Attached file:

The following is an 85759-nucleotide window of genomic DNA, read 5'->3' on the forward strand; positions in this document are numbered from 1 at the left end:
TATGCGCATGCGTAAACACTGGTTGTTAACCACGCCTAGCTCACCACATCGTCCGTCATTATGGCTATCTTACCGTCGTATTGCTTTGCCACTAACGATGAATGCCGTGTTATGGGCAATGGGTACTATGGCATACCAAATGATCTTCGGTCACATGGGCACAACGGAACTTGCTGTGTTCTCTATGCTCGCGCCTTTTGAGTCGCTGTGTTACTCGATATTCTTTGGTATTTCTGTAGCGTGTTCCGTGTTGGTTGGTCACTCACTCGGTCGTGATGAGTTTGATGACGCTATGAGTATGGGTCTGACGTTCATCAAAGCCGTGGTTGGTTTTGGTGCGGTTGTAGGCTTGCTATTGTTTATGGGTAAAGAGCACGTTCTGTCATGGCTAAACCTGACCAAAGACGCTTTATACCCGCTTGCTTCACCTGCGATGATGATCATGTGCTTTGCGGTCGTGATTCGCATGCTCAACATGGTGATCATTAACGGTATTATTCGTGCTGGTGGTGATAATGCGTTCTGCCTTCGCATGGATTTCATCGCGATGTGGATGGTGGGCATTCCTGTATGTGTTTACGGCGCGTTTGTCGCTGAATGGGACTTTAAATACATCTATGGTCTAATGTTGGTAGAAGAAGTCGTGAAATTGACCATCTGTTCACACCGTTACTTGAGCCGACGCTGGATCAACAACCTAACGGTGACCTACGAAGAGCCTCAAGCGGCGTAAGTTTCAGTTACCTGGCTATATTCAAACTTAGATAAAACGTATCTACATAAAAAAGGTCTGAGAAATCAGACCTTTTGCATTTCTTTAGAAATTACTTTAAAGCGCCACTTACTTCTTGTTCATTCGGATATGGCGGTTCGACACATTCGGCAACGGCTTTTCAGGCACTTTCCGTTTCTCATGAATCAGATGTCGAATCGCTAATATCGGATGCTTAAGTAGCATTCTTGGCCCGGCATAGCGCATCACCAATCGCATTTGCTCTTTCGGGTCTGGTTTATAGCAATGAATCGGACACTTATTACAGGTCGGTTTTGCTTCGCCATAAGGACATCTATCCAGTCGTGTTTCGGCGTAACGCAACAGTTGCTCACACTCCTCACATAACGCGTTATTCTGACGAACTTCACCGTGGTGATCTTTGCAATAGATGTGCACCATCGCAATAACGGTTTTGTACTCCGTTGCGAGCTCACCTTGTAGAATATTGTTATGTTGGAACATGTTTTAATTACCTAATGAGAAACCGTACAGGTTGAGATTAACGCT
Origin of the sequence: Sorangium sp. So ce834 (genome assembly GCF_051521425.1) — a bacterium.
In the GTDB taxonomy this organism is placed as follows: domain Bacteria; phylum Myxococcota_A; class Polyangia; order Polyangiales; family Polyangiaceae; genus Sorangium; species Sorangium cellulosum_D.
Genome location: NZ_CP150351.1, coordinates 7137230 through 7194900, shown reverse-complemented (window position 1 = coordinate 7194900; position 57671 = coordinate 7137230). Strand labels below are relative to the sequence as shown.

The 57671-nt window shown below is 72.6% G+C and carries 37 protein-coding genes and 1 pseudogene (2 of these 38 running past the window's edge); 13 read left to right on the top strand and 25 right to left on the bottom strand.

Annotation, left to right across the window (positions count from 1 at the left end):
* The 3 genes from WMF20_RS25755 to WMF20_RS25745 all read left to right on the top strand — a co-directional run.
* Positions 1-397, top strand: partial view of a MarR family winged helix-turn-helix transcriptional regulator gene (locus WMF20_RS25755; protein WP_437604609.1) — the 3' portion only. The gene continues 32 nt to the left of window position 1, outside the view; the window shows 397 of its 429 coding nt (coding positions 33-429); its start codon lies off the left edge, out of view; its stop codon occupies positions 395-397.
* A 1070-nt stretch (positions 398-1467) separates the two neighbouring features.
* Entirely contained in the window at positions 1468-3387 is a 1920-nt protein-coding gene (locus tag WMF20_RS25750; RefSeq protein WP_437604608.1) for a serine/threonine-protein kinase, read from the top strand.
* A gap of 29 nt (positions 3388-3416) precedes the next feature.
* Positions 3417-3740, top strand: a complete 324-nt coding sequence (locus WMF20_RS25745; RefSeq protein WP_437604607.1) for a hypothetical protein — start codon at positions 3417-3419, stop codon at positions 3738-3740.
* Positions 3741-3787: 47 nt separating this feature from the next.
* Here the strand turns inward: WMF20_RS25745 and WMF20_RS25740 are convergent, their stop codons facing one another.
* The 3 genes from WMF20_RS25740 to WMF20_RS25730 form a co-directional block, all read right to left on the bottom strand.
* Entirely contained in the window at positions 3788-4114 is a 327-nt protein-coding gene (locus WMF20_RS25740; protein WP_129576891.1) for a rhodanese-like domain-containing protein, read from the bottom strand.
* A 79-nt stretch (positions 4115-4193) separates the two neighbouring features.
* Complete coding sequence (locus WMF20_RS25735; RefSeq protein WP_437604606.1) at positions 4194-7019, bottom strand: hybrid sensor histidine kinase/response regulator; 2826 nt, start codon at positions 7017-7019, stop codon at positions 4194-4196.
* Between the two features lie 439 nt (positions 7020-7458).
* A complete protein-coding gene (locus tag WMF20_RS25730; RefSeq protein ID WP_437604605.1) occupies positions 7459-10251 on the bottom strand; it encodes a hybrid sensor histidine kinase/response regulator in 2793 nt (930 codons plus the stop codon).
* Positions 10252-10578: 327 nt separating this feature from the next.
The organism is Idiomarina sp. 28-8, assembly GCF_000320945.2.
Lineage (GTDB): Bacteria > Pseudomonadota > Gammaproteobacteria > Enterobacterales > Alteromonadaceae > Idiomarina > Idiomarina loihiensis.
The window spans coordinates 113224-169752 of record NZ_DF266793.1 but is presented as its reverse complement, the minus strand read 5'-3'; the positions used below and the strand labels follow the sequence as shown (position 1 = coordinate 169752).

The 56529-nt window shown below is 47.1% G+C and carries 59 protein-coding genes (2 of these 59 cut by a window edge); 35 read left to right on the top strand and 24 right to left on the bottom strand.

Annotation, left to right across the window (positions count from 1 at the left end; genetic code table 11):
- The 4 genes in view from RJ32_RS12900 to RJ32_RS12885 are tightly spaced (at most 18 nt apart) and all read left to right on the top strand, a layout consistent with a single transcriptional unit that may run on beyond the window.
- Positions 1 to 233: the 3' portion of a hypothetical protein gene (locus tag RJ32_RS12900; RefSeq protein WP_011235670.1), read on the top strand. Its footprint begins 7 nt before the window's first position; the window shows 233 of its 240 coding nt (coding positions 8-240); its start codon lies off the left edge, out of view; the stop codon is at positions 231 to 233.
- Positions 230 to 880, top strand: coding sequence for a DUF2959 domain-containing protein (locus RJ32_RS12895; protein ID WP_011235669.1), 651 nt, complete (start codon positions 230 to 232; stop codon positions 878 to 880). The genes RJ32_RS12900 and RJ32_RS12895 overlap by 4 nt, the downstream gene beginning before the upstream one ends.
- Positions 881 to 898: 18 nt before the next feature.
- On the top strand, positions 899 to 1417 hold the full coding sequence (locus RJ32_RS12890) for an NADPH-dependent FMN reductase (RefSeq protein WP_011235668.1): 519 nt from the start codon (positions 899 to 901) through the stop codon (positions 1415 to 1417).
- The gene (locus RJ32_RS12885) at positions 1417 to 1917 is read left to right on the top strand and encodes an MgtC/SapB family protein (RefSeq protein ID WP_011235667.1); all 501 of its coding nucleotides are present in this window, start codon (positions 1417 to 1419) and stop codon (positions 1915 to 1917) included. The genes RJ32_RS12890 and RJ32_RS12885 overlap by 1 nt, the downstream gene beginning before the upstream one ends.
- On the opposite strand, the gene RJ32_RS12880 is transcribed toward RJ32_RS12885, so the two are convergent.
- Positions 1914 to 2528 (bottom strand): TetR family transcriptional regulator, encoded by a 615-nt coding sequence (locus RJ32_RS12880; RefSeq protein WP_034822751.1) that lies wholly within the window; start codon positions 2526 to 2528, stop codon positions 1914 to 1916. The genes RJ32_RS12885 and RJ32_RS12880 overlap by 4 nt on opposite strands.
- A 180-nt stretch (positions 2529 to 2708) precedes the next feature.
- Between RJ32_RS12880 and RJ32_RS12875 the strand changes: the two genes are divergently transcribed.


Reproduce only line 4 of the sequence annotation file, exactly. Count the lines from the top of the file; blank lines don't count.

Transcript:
In the GTDB taxonomy this organism is placed as follows: domain Bacteria; phylum Myxococcota_A; class Polyangia; order Polyangiales; family Polyangiaceae; genus Sorangium; species Sorangium cellulosum_D.